Module Information

Module Identifier
Module Title
Dynamic Biogeography
Academic Year
Semester 2
Other Staff

Course Delivery

Delivery Type Delivery length / details
Lecture 10 x 3 hrs
Other 2 x 5 hr field trips to nature reserves and National Botanic Garden Wales


Assessment Type Assessment length / details Proportion
Semester Assessment Learning log:  1-2 page reflections on material learnt, including student's ideas, comments, and responses to lectures and seminar discussions.  20%
Semester Assessment Seminar:  1 team-presented seminar  20%
Semester Assessment Essay:  1 essay of no more than 4000 words  60%
Supplementary Assessment Resubmission of coursework report.  Resubmit revised essay, 4000 words maximum (80%) Resubmit learning log (20%)   100%

Learning Outcomes

On successful completion of this module students should be able to:

  1. Demonstrate understanding of the ecological and evolutionary responses by plant and animal populations to environmental change at a variety of space and time scales. (BCD 1, 2)
  2. Analyse the implications of these biotic responses for biodiversity conservation during current climatic change and habitat degradation (BCD 3, 4)
  3. Synthesise current research and debate in the subject area from recent scientific publications, and from media reports (BCD 5)
  4. Present verbal, graphic, and written summaries of current research topics in concise and accessible format (BCD 5)
  5. Evaluate the contribution of biogeographical research to current issues in biodiversity conservation (BCD 6)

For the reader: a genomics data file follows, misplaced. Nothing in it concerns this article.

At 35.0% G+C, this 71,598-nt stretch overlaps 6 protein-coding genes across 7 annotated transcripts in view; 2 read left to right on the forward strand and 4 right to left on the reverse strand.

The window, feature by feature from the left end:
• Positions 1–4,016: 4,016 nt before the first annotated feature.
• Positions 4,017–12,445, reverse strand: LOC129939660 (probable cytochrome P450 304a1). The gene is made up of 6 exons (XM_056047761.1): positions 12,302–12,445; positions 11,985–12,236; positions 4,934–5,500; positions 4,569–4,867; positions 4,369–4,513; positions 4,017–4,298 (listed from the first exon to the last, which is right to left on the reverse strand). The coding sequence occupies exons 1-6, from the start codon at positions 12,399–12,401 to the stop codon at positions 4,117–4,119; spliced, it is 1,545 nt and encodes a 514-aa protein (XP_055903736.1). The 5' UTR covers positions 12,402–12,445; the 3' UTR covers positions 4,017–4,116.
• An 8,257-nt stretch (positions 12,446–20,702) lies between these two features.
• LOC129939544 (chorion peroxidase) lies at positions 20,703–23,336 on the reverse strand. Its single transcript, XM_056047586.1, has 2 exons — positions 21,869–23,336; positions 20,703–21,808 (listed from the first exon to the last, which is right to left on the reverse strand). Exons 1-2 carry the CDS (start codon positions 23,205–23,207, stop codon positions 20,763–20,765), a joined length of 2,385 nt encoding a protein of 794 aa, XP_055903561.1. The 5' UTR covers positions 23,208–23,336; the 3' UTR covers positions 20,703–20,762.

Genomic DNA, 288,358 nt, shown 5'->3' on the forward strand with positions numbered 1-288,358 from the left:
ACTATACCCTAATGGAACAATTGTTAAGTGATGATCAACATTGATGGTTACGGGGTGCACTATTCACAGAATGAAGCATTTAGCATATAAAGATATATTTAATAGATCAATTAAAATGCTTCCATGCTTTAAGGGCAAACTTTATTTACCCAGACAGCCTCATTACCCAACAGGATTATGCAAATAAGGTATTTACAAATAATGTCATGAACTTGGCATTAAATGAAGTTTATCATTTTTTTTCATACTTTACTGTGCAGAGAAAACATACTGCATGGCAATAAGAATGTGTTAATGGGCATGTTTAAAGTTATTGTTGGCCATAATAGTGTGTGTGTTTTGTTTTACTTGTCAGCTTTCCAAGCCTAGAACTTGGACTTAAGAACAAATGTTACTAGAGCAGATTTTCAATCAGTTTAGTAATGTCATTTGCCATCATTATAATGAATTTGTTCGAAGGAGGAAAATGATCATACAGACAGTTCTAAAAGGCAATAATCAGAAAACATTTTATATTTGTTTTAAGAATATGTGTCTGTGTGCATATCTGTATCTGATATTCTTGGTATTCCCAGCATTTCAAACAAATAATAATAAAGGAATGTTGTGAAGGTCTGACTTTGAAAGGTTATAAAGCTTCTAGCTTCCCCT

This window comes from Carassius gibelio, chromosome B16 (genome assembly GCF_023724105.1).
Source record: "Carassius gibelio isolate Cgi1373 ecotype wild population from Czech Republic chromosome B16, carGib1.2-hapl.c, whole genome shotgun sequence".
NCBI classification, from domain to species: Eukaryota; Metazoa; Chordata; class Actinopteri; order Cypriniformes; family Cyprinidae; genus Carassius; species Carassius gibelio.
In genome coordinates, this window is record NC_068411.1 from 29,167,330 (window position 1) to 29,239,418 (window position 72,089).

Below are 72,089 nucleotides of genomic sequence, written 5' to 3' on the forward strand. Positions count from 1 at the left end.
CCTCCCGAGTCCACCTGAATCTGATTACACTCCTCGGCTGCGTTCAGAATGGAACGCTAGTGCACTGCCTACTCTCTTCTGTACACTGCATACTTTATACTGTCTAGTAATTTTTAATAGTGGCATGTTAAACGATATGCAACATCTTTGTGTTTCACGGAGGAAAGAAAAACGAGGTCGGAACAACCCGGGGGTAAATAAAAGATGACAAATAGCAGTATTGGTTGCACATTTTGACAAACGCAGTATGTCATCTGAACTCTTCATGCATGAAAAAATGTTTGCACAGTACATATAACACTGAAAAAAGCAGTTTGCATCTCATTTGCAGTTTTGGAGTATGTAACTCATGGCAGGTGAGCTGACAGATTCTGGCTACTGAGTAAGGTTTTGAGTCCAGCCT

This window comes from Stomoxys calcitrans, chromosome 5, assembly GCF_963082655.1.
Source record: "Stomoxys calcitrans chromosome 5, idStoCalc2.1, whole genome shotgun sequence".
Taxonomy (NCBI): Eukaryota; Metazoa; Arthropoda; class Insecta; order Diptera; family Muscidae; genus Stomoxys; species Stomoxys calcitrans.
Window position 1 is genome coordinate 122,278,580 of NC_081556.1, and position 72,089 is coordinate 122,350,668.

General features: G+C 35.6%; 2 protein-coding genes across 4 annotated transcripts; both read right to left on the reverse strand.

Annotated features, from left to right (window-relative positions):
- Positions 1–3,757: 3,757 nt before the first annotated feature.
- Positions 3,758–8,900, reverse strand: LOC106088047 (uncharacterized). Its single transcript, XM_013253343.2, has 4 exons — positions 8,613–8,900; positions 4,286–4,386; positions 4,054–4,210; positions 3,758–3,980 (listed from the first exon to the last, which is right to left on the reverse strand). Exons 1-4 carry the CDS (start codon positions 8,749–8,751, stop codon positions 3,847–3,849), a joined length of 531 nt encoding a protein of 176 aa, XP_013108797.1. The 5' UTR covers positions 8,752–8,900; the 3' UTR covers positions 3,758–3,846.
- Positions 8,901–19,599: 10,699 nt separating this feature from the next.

6. Critically evaluate the ways in which current biodiversity issues are presented to the wider community via a range of media outlets ((BCD 6)
(BCD numbers refer to Bloom'r Taxonomy Cognitive Domain, skills 1-6)

Brief description

Module objectives:
- to explore how plant and animal populations respond to environmental change at a variety of space and time scales
- to gain an understanding of ecological, biogeographic, and evolutionary processes at population and community levels
- to become aware of, and critically evaluate, current research in biogeography, and its presentation in media reports


Origins, aims and scope of biogeography
Measuring and mapping biodiversity
Why are the tropics so species-rich?
Phylogeography: the genetic legacy of the Ice Ages
Variation within species: geographic evidence for natural selection
Island evolution: selection, speciation, radiation and extinction
Alien invaders: the introduction, spread and impacts of alien plants and animals
Mediterranean ecosystems: biodiversity, vegetation dynamics and conservation issues
Mountain ecosystems : endemic biodiversity, history, and conservation
Savanna ecosystems: biodiversity, fire ecology, and conservation.

Module Skills

Skills Type Skills details
Application of Number Ability to understand, interpret and evaluate numerical datasets and diagrams will be developed. Course essays will provide an opportunity to collect and analyse datasets numerically.
Communication Students will learn how to present their ideas both verbally and in writing and how to present their arguments most effectively. They will understand the importance of information and clear communication to scientific and general audiences. They will learn to be clear in their writing and speaking and to be direct about aims and objectives. They will learn to consider only that which is relevant to the topic, focus and objectives of their argument or discussion. Lectures will include oral discussion especially following student seminars. Emphasis will be on student participation and communication.